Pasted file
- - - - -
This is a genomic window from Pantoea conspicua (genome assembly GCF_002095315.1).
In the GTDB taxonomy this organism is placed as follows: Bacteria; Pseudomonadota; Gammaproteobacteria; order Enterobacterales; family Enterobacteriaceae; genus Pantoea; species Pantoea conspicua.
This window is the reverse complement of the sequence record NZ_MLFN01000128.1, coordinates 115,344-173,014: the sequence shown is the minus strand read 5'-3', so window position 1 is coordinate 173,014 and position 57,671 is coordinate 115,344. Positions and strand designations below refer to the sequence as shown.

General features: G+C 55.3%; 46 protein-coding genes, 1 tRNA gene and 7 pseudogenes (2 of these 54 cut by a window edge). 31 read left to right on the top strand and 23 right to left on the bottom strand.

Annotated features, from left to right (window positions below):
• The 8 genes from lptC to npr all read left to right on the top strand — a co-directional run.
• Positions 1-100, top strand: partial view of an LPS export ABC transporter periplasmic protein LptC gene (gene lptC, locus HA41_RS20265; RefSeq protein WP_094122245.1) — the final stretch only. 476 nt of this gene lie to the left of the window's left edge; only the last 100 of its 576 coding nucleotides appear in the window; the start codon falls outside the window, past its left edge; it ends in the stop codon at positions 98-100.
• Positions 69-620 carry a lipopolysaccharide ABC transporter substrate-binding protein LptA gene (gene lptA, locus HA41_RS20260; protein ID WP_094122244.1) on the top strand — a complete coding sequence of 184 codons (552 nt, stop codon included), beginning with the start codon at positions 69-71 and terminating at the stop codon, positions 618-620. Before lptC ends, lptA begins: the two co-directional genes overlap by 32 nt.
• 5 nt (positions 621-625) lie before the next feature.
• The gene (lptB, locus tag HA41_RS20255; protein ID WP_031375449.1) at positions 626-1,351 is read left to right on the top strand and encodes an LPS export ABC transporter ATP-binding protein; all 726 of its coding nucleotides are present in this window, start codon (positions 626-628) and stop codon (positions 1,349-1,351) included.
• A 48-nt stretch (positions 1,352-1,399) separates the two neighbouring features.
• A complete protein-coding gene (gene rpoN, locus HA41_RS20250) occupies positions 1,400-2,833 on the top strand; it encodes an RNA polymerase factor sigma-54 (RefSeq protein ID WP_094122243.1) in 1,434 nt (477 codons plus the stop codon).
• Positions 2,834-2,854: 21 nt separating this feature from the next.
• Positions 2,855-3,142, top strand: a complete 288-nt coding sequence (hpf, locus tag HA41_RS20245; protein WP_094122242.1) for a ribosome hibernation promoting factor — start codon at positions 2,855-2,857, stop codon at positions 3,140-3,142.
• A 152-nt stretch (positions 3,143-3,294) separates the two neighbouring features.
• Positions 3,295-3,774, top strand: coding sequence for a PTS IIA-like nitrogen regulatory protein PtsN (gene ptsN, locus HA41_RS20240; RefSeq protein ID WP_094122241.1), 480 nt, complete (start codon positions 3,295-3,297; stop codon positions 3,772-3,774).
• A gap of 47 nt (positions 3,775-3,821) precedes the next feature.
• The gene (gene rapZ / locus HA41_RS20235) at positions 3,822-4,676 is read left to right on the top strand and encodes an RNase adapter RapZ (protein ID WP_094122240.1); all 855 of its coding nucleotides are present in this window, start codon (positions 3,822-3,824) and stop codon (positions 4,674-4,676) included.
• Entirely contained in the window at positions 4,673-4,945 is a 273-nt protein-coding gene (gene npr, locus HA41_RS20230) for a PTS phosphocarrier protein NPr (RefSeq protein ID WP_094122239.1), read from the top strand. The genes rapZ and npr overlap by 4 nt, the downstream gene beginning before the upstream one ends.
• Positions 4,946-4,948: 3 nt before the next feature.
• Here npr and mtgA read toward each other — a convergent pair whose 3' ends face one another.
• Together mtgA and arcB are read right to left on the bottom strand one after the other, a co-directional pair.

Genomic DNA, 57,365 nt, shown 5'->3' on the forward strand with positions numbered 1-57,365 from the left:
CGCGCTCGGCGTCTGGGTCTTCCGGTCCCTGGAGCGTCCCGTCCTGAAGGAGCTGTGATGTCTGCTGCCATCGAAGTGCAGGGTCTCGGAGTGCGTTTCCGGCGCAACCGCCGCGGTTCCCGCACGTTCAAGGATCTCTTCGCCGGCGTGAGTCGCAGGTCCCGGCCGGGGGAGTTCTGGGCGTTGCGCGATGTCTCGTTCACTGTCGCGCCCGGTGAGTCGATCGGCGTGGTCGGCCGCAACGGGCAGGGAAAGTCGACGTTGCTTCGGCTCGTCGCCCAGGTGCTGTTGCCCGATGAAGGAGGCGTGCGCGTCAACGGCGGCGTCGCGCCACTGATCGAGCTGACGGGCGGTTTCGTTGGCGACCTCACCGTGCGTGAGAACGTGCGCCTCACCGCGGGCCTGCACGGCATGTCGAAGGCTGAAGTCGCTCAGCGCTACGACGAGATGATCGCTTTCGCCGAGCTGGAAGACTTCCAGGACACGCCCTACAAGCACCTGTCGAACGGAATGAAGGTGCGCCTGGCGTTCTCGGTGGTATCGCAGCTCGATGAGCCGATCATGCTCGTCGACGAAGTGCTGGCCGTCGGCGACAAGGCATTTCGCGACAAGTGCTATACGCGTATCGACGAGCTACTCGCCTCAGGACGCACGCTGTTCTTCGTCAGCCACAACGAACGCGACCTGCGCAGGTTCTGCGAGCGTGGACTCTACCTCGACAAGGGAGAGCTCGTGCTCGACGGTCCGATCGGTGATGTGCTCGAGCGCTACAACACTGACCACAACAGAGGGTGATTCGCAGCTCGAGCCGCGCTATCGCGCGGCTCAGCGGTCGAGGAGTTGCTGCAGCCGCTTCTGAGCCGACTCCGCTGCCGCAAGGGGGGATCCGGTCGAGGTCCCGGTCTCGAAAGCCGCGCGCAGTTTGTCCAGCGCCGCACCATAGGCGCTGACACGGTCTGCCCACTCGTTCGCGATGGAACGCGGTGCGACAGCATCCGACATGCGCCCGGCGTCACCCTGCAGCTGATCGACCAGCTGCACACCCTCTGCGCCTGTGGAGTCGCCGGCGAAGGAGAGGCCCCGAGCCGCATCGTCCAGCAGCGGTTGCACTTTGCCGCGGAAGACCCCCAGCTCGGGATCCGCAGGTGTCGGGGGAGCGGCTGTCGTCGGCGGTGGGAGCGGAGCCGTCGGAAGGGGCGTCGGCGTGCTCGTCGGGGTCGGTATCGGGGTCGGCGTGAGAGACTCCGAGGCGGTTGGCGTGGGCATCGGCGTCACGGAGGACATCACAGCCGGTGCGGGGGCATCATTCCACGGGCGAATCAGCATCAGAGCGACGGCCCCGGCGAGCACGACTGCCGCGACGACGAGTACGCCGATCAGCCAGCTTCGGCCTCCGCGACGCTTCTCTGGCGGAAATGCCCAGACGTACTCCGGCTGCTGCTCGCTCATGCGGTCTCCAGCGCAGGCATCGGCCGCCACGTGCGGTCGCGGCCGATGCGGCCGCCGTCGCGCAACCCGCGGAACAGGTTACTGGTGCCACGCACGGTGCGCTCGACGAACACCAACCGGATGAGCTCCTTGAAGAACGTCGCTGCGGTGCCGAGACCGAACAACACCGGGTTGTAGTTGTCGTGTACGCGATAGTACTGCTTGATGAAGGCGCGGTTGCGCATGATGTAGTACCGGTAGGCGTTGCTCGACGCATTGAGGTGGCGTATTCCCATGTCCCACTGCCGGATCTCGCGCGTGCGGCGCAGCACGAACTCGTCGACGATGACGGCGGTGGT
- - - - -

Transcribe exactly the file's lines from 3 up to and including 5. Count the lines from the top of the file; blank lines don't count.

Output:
This window is the reverse complement of the sequence record NZ_MLFN01000128.1, coordinates 115,344-173,014: the sequence shown is the minus strand read 5'-3', so window position 1 is coordinate 173,014 and position 57,671 is coordinate 115,344. Positions and strand designations below refer to the sequence as shown.

General features: G+C 55.3%; 46 protein-coding genes, 1 tRNA gene and 7 pseudogenes (2 of these 54 cut by a window edge). 31 read left to right on the top strand and 23 right to left on the bottom strand.

Annotated features, from left to right (window positions below):